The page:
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HHS: No contingency plan if Supremes strike down subsidies 

The Obama administration has no contingency plan if the Supreme Court strikes down the subsidies at the heart of the insurance exchanges, Health and Human Services Sec. Sylvia Mathews Burwell said in a letter to Congress last week. Arguments in King v. Burwell are slated for today, March 4. MedPageToday shared some of the responses from experts asked "What if" SCOTUS rules against the administration. (The Hill; MedPage Today)



Florida Health Choices, the only state-run alternative to healthcare.gov for Floridians, enrolled a mere 50 people, despite receiving $2.4 million in state funding. CEO Rose Naff claims the state exchange is not a competitor of the federal exchange, because Florida Health Choices' "target audiences are miles apart from each other. We don't offer any subsidies and we are not giving it away for free," she says. Average monthly premiums linger around $427. Naff expects the exchange will receive no further state funding. (Kaiser Health News)


Another barrier to interoperability: Data held hostage? 

As providers try to exchange patient information with each other, they're running into an unexpected barrier, Politico reports: EHR vendors want thousands of dollars to unlock data so it can be shared across systems. "I believe this to be the biggest threat to the investment the nation has made in health IT," says David Kendrick, head of Oklahoma's health information exchange. Lance Donkerbrook, COO of Commonwealth Primary Care ACO, agrees: "The No. 1 factor hindering the exchange of information between health care stakeholders is the exorbitant fees that most EHRs are charging for integration, connectivity and reporting." (Politico)

SCOTUS ruling raises antitrust questions about medical boards

In North Carolina State Board of Dental Examiners v. FTC, the U.S. Supreme Court ruled that a state dental board violated antitrust laws when it tried to prevent nondentists from providing teeth-whitening services. The ruling could support challenges to the authority of state physician boards to regulate scope of practice of nonphysicians, MedPage Today reports. However, attorney Miles Zaremski says medical boards have much to worry about. Most "operate fair and square. And even if a board can be sued for antitrust, it's not easy." (MedPage Today)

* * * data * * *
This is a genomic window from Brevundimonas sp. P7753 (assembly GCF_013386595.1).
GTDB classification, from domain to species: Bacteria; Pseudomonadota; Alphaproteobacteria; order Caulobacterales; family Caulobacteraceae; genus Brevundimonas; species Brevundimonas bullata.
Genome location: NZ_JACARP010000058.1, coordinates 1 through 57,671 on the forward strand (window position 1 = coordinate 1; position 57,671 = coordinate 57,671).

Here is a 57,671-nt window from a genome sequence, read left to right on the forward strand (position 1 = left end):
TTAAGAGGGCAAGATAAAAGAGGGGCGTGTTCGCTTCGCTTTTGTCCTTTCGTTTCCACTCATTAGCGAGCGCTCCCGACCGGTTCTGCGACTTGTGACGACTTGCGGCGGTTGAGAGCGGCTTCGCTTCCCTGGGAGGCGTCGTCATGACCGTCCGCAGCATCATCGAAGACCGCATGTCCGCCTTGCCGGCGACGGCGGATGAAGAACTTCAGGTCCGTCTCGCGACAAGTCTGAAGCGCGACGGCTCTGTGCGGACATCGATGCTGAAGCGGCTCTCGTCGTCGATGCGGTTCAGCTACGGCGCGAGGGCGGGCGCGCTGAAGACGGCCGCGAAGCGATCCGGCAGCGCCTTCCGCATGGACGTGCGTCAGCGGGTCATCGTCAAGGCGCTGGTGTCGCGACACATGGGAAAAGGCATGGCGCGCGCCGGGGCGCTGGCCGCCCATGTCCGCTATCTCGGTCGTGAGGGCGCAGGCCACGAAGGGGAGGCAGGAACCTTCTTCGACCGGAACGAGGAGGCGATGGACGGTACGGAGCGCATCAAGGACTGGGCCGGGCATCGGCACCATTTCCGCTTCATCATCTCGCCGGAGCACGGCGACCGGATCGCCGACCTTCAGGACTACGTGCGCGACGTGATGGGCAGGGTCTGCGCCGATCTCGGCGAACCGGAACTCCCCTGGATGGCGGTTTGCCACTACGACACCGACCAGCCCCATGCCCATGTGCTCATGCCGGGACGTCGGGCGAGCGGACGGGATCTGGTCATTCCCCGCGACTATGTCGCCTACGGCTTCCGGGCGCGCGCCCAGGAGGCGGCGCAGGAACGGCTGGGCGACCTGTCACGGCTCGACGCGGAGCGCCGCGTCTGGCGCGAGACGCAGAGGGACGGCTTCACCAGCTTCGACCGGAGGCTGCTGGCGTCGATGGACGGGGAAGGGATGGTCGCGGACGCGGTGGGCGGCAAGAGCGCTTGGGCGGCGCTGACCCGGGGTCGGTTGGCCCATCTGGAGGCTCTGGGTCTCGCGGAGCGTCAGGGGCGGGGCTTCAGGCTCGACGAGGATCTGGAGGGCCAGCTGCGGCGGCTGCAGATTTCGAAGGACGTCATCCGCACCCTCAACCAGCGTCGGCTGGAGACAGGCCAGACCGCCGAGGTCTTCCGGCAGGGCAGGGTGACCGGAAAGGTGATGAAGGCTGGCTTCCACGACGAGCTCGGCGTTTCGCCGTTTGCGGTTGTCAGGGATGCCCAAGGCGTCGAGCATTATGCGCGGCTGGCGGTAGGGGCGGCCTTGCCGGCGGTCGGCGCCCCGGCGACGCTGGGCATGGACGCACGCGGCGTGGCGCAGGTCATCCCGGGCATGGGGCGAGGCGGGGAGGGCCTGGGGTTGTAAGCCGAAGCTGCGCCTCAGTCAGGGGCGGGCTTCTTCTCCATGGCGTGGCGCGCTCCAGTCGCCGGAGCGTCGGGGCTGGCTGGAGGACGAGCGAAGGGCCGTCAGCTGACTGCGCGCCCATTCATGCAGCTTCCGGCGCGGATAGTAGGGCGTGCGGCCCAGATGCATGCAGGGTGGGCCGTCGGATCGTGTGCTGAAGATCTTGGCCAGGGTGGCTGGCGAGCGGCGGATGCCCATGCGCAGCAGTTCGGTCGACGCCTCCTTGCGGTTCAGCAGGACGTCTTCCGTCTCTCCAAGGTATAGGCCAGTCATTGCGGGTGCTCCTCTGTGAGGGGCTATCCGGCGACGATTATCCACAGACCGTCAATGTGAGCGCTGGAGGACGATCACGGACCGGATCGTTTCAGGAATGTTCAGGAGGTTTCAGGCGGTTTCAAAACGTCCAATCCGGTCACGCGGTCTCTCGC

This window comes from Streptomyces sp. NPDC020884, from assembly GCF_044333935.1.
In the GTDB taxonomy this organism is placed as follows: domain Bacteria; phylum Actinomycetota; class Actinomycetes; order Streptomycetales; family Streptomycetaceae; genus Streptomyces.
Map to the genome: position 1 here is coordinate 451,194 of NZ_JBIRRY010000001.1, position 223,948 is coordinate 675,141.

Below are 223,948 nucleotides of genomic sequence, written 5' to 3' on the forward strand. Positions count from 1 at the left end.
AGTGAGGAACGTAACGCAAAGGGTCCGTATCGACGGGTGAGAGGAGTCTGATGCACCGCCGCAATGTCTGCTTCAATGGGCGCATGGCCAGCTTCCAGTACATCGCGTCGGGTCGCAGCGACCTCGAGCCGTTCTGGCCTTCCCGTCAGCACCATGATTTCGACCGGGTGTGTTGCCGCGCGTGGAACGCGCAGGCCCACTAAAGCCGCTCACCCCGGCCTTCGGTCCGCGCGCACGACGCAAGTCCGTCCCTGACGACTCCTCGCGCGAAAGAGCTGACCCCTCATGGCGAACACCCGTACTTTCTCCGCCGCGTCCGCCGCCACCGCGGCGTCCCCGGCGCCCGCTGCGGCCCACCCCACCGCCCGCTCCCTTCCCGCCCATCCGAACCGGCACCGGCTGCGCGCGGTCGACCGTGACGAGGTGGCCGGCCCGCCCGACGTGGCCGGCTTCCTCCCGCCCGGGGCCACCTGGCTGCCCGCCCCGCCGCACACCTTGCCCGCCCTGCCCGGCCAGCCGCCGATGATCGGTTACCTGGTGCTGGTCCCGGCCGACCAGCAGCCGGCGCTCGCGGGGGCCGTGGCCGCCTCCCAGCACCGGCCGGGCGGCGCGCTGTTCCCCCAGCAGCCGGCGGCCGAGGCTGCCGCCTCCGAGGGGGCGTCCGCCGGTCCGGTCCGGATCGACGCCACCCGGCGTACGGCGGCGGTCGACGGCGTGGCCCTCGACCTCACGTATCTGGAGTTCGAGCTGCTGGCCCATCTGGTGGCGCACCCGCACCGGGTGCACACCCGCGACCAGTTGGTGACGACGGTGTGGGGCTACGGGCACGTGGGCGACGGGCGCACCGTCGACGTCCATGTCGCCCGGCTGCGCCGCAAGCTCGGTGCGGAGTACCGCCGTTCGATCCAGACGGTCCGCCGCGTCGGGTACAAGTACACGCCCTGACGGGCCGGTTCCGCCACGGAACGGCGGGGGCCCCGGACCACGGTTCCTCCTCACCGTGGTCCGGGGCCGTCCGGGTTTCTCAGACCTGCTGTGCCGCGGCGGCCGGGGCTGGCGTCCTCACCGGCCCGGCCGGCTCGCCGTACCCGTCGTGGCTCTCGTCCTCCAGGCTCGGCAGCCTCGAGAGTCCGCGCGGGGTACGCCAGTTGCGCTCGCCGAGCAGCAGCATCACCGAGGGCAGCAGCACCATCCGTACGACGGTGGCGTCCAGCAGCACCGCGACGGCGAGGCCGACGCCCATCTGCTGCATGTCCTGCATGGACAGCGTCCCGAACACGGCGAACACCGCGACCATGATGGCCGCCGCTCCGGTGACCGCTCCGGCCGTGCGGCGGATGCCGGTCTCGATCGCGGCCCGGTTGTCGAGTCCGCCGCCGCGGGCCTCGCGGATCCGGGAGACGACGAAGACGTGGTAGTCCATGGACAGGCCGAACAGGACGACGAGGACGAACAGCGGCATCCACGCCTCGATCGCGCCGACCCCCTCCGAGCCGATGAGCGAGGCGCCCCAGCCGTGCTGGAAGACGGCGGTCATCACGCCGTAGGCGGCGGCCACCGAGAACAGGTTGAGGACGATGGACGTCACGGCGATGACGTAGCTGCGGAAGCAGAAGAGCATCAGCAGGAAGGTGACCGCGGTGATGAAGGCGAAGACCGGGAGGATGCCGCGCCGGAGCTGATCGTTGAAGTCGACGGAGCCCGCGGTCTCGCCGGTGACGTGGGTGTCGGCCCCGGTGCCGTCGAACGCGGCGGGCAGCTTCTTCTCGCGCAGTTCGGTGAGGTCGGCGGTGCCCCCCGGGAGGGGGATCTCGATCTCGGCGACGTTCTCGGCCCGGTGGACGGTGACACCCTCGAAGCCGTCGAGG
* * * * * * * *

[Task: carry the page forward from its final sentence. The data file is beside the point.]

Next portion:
Innovation & Transformation

VA, Cleveland Clinic share access to records 

The Cleveland Clinic and the Veterans Administration announced they will provide seamless access to each other's EHRs. More than 1,800 vets receive care from both entities. By sharing medical information, physicians will be able to coordinate care for patients at facilities across the country, Crain's Cleveland Business reports. The VA has been enrolling hospitals nation-wide in its Virtual Lifetime Electronic Record to improve care for veterans who receive care outside of the VA system. (Crain's Cleveland Business) 


Five Maryland health systems announce new collaborative

Five Maryland-based health systems have formed an alliance--Advanced Health Collaborative--to strengthen their performance under the state's global budget reimbursement system, Modern Healthcare reports. Investing in care management infrastructure "gives everyone access to lower costs and best practices," says Robb Cohen, CEO of the alliance. The systems involved in AHC have 10 hospitals. Joint projects will include care management infrastructure designed to reduce patient hospitalization, she says. That could include investments in updated IT infrastructure and telemedicine, multidisciplinary patient-centered care teams, medication therapy management and primary care office redesign. (Modern Healthcare)